The act of coming out of the closet has been so important to the movement for gay rights that it is celebrated every year on National Coming Out Day. When people who are gay, lesbian, bisexual or transgender share their stories, they change hearts and minds, create new allies and help to dispel prejudices and misconceptions.
Can a similar dynamic help end the war on drugs?
Dr. Carl L. Hart, a professor of psychology at Columbia, and Charles Wininger, a Brooklyn-based psychoanalyst, are getting things rolling with new books. …
Here we go again.
Showtime just released My Psychedelic Love Story, an engaging documentary about Joanna Harcourt-Smith, the rich and beautiful young girlfriend of Timothy Leary, who tripped around the world with the irrepressible Leary after he was smuggled out of a a minimum-security prison in California in 1970.
For those of you too young to remember, Leary was a Harvard psychology professor who became a hero of the 1960s counterculture and an evangelist for LSD who exhorted his followers to “turn on, tune in and drop out.”
Alexandria Ocasio-Cortez is a progressive champion. Matt Gaetz is a conservative firebrand. They don’t agree on much — except psychedelics.
Ocasio-Cortez, a New York Democrat, and Gaetz, a Florida Republican, have joined forces in Congress to try to make it easier for scientists to research marijuana and psychedelic drugs, including MDMA and psilocybin.
Such bipartisan cooperation will be needed to support the growth of psychedelic medicines and end the drug war, says Jonathan Lubecky, a retired Army sergeant and Iraq war veteran who now lobbies on behalf of the Multidisciplinary Association for Psychedelic Studies, or MAPS.
“This isn’t a party…
Led by voters in Oregon, Americans from coast to coast voted by decisive margins to take steps to end the war against drugs. We’re moving closer to making this a country where people are no longer punished for what they put into their bodies.
Oregon voters approved two historic ballot measures. One will decriminalize the possession of all drugs, from marijuana and ecstasy to LSD and heroin — a model pioneered, mostly with good results, in Portugal, which treats drug addiction as a disease, not a crime.
Oregonians also approved a measure that will allow the medical use of psilocybin…
As medical director of the Aquilino Cancer Center, Dr. Manish Agrawal has seen the progress made possible by cancer research.
Death rates from cancer have declined steadily among men and women, and for most common cancers, including lung, breast, and prostate cancers.
“The longer you’re in practice. you realize that we do a really good job with cancer-directed treatment,” Dr. Agrawal says.
But Dr. Agrawal has also seen patients struggle with depression and anxiety. Some cannot get the help they need.
“There’s so much emotional and psychological suffering that cancer patients and their families go through,” he says, “We never…
Pastor James Lindberg was unmoored by his first trip on psilocybin. “I’m a pretty normal middle aged white guy who found myself involved in things that were a bit larger than I intended them to be,” says Lindberg, who leads a Lutheran church in an Omaha suburb. He questioned his place in the church but, after some soul-searching, recommitted “to the tradition that has been entrusted to me.”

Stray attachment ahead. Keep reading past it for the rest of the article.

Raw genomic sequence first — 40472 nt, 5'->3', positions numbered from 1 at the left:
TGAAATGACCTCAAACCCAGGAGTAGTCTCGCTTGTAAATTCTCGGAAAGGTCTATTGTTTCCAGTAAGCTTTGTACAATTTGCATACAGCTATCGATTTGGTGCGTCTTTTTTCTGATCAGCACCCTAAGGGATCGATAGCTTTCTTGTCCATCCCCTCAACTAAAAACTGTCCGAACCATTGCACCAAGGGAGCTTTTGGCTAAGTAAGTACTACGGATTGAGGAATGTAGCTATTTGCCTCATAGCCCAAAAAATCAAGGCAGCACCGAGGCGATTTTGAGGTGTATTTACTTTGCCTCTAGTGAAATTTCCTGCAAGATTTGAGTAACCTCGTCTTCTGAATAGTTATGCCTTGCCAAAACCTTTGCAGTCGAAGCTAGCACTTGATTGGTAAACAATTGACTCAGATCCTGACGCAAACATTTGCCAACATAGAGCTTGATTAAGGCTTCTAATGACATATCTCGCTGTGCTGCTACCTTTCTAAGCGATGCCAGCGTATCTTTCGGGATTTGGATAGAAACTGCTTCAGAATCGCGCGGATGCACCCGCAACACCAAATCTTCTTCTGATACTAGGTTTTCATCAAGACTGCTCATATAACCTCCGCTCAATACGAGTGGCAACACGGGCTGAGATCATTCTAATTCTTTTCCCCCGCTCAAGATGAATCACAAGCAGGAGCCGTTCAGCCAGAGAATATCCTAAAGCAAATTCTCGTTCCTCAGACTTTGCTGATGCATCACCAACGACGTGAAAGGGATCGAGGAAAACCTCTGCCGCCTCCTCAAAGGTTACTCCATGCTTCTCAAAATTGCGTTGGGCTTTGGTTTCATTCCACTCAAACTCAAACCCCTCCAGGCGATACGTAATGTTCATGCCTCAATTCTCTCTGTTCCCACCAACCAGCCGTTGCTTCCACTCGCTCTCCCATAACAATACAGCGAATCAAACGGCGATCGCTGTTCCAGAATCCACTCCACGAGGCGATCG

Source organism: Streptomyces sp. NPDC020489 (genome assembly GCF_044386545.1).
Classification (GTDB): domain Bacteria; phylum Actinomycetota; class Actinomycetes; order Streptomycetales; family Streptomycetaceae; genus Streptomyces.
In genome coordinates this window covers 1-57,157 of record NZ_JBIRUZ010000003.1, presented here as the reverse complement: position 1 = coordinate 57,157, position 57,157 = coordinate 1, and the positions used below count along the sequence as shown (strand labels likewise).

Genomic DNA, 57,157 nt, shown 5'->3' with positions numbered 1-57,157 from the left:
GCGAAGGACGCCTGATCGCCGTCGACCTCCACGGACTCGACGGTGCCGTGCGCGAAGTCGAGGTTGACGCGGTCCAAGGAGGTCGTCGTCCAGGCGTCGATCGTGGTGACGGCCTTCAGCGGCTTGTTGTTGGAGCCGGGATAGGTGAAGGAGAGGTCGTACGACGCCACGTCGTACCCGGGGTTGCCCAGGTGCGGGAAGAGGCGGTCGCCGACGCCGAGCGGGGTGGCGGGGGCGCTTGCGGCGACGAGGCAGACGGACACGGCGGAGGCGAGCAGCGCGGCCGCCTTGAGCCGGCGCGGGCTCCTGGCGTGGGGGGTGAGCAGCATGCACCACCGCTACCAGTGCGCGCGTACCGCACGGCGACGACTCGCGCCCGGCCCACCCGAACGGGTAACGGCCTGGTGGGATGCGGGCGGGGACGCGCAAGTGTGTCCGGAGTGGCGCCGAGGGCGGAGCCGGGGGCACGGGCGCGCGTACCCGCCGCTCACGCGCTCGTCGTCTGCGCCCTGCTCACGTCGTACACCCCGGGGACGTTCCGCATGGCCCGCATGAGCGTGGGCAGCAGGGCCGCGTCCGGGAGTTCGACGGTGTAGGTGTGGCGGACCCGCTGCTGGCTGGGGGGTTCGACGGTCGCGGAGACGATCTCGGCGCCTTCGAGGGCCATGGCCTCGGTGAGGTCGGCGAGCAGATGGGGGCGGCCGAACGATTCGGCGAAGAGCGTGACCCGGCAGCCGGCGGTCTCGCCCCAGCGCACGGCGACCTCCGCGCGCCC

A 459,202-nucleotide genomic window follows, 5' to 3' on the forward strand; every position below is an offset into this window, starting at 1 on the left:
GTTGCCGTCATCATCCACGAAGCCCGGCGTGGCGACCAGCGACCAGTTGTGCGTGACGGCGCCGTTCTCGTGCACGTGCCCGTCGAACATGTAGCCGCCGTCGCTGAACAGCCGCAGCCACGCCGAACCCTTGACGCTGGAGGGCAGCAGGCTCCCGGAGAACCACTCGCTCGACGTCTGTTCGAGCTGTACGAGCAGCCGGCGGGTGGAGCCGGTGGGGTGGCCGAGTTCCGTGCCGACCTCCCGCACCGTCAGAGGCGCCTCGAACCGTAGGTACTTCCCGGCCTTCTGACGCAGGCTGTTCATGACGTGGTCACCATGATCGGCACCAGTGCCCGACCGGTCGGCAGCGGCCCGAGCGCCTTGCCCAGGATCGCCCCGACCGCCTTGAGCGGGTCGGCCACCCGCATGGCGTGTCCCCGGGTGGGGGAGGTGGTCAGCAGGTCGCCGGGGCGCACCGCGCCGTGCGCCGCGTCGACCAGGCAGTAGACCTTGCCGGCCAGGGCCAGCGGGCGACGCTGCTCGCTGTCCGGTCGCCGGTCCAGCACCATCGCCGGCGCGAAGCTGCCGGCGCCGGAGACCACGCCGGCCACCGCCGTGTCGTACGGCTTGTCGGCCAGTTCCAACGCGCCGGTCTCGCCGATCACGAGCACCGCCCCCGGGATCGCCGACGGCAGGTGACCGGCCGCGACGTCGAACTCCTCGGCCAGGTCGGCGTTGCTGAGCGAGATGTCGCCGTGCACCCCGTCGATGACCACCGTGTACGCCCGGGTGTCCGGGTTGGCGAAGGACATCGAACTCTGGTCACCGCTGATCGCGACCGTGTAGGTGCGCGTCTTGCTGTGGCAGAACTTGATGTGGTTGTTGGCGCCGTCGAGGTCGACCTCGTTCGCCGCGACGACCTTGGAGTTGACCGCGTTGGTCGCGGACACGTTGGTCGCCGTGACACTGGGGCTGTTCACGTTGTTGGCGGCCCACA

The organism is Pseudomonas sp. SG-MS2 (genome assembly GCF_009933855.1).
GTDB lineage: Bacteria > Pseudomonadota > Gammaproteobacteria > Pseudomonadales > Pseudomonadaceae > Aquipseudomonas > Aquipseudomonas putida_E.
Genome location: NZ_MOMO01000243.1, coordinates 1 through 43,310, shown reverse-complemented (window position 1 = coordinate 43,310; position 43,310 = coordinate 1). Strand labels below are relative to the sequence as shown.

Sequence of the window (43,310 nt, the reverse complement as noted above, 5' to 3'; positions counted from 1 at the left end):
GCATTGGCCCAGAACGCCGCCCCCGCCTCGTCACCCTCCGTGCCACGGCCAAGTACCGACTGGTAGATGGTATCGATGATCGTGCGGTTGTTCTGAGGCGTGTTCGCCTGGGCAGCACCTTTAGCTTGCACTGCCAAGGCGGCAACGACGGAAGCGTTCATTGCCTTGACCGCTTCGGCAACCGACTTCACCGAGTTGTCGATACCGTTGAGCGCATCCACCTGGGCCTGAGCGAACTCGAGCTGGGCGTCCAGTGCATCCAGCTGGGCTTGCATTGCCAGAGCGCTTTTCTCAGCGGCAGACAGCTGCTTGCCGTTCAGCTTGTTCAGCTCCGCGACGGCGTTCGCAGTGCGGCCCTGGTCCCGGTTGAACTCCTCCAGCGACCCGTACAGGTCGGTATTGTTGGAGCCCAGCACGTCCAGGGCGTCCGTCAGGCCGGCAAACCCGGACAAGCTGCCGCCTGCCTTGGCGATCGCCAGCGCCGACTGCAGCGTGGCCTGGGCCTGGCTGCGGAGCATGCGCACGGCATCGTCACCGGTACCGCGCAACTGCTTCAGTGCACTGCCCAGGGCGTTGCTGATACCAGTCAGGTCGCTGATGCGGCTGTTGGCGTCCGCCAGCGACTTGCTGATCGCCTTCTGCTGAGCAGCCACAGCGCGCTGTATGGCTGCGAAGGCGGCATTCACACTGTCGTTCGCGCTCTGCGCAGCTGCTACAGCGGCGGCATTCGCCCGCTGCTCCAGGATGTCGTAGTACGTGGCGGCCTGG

Rabbi Zac Kamenetz’s first journey on psilocybin led him to “light, connection, warmth, gratitude and the sense that all is well,” he says. “I left that experience inspired, energized and grounded, in…
Civil rights. Feminism. Gay rights. Environmentalism. Meditation. Yoga. Natural childbirth.
Much of the politics and culture of the 1960s has been absorbed into mainstream America.
Not psychedelic drugs — not yet, anyway.
That will soon change if David Bronner, the CEO of family-owned soap-maker Dr. Bronner’s, has his way.
“Psychedelic medicine is the last and arguably the most powerful gift of the counter-culture that hasn’t been integrated,” says Bronner, who has put millions of dollars of his company’s money behind drug policy reform.
MDMA, the man-made drug often called ecstasy or molly, has a colorful history. It was patented in 1914 by the German drug company Merck, and set aside for decades. The US Army studied it during the Cold War, perhaps seeking a chemical weapon or interrogation tool. Alexander “Sasha” Shulgin, an iconoclastic chemist, rediscovered MDMA during the 1970s and gave some to a psychotherapist friend, who in turn shared it with hundreds of therapists around the world; some called the drug “Adam” because it returned patients to a more innocent state. …
Oregon is approaching a milestone in the drug wars: It’s poised to become the first state in the US to decriminalize possession of all drugs, from marijuana and ecstasy to heroin and LSD.
This fall, voters in Oregon will be asked to approve an initiative that would end prison sentences for people who possess drugs for their personal use, and instead offer treatment to all who want it.
Supporters of the ballot initiative, known as IP44, have collected 147,000 signatures, well over the 112,000 signatures need to secure a place on the ballot. …
Despite Covid-19, a crashing economy and formidable legal obstacles, a growing number of entrepreneurs and investors are betting that medicines derived from psychedelic drugs can become a real business and heal millions of people. They are joining the researchers, activists, philanthropists and journalists who until now have been driving what’s been called the psychedelic renaissance.
A dozen or more startup companies are developing medicines from psilocybin, MDMA, ibogaine and LSD, all of which are illegal in the US, as well as from ketamine, a legal anesthetic with hallucinogenic properties. …